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Red Sox pursuing Alex Avila trade?

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The Red Sox could be looking to swing a deal for Tigers catcher Alex Avila, who has fallen on hard times at the plate these past few years.

Leon Halip

The Tigers are listening to trade offers for catcher Alex Avila and, according to Nick Cafardo, the Red Sox are among the interested parties:

Back in 2011, Alex Avila looked like a star in the making. At just 24 years of age, Avila was a dangerous force at the plate, hitting .295/.389/.506 in 551 plate appearances for the Tigers as they made their way to the ALCS after four years out of the playoffs.

Since then, however, Detroit's catcher has largely fallen off the map. His power vanished in 2012, and as pitchers increasingly found they had no reason to fear him, so too did his ability to get on base. 2014 brought with it a trio of concussions and another disappointing offensive season. Over the last two years, Avila is hitting to a 90 OPS+, and while the Sox would be looking to have him platoon with the right-handed hitting Christian Vazquez, Avila's numbers against righties are merely serviceable, and his defense a bit of a mixed bag.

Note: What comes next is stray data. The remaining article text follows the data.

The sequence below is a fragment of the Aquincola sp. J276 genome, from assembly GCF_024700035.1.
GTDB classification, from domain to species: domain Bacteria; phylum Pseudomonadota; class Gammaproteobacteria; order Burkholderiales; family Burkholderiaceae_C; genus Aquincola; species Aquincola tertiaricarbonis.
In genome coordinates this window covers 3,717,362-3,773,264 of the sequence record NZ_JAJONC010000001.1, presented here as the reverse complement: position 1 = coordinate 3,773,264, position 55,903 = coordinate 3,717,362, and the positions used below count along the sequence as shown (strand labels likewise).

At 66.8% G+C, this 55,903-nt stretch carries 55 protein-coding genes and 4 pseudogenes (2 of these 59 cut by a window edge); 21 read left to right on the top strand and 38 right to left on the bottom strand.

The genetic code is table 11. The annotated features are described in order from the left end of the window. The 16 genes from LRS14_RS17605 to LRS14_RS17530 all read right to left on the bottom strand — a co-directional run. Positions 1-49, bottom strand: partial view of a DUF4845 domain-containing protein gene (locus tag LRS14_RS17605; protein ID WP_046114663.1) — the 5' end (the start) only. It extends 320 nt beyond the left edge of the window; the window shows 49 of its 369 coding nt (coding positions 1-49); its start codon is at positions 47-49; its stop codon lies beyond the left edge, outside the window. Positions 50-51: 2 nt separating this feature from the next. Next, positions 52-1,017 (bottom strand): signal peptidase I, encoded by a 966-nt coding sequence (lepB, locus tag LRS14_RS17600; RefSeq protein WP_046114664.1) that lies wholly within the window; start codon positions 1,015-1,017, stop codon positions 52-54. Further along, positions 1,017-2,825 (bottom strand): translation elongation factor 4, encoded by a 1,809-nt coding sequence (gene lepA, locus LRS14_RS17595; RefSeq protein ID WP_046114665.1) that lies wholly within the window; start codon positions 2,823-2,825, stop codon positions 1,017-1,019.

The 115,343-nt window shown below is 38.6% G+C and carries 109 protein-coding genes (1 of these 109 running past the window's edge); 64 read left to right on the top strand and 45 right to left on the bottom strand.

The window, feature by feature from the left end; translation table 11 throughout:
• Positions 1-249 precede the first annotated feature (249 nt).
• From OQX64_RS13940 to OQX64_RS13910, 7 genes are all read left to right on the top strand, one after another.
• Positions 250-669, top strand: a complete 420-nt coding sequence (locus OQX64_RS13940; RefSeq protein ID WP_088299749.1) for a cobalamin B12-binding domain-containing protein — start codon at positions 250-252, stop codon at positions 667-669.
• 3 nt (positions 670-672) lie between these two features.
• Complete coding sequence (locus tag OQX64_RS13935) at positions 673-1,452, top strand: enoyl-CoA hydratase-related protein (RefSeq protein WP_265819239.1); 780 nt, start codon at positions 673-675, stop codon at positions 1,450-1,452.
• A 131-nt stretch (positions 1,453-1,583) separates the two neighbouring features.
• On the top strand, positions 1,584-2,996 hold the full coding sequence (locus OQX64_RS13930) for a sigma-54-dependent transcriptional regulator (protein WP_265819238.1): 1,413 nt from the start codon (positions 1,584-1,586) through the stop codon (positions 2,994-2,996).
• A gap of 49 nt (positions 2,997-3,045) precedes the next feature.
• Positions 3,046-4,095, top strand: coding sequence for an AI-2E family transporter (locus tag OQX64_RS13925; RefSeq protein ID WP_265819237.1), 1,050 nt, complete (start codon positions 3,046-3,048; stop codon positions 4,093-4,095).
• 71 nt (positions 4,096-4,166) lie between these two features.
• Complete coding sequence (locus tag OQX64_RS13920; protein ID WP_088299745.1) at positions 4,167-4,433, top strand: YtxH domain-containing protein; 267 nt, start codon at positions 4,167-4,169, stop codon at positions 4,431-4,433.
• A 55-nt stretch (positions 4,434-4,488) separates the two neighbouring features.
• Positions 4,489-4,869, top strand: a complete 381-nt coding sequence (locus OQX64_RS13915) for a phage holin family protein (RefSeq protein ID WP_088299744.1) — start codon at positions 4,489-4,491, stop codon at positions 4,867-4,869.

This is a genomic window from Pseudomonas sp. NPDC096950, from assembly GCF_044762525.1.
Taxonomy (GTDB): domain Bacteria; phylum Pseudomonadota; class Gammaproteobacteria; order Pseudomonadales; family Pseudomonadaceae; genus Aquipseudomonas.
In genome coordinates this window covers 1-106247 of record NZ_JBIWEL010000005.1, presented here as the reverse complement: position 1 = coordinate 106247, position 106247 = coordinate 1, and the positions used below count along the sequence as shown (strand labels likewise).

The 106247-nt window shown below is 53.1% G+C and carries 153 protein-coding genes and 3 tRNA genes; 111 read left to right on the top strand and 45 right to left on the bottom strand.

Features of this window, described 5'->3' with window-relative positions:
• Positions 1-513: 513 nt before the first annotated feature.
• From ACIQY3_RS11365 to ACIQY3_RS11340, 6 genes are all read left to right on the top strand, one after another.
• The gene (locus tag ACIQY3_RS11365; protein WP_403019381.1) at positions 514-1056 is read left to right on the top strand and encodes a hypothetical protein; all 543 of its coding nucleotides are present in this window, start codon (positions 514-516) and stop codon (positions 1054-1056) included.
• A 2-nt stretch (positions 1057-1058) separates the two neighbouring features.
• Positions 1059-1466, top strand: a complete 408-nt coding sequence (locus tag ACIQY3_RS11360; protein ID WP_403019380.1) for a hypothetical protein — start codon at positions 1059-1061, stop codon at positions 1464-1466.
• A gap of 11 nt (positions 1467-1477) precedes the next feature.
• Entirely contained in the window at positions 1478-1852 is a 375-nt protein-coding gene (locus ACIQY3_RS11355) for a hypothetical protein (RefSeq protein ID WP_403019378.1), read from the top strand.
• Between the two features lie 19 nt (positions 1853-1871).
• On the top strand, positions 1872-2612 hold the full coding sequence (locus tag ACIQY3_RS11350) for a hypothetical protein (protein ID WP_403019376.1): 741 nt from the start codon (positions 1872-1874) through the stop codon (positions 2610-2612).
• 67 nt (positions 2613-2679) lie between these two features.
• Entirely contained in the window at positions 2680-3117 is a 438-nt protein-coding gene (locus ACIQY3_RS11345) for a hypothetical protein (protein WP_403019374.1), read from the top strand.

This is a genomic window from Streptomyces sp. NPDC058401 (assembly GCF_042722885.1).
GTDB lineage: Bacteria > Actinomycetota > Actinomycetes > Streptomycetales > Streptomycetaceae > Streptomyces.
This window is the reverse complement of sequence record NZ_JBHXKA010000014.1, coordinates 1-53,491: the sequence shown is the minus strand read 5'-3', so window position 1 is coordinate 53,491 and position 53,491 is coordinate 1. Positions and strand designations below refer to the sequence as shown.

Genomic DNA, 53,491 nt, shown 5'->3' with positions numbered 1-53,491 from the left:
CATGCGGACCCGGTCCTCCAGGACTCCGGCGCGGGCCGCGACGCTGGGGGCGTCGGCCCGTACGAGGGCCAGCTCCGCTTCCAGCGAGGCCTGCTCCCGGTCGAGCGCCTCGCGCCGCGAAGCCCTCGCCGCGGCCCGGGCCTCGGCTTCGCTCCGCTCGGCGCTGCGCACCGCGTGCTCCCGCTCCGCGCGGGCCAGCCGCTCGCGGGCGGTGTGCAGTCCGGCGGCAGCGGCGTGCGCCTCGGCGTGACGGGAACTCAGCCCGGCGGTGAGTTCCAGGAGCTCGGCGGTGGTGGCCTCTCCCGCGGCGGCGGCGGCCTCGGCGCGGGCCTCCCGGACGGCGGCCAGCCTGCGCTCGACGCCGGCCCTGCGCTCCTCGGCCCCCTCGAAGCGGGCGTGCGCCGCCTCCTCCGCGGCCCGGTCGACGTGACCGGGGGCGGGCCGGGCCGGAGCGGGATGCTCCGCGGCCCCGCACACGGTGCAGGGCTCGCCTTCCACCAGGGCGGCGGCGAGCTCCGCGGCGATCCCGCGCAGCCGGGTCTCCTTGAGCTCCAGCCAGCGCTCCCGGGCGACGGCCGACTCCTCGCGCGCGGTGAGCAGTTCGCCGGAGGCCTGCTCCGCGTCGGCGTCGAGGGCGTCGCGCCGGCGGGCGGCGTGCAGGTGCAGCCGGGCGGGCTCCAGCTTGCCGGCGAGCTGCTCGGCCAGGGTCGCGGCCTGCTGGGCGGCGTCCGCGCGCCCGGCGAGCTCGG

All teams need a backup catcher, and with only a very few exceptions those backup catchers are, to put it bluntly, going to be pretty bad. It would be disingenuous to say that the Red Sox could no do better than Avila given their resources and the fact that it's easy to justify making Vazquez the backup to a more established player, but it would be equally disingenuous to expect them to do better than adding Avila to a platoon situation.

That being said, if you're someone who is uncomfortable with the idea of giving Christian Vazquez the lion's share of the at bats for the season, there may be no better argument in his favor than the lack of impressive alternatives. If Alex Avila is here to play a few games against right-handed pitchers so that Vazquez doesn't get worn out before August rolls around, then that's fine. But it's hard to justify actually using a straight-up platoon at the position when Vazquez does his one thing so well and Avila is on the fringe side of acceptable.

Given that, if the Red Sox do pursue Avila, they shouldn't be willing to give up all that much for him. But given his recent performances in Detroit and his impending free agency, they shouldn't have to, either.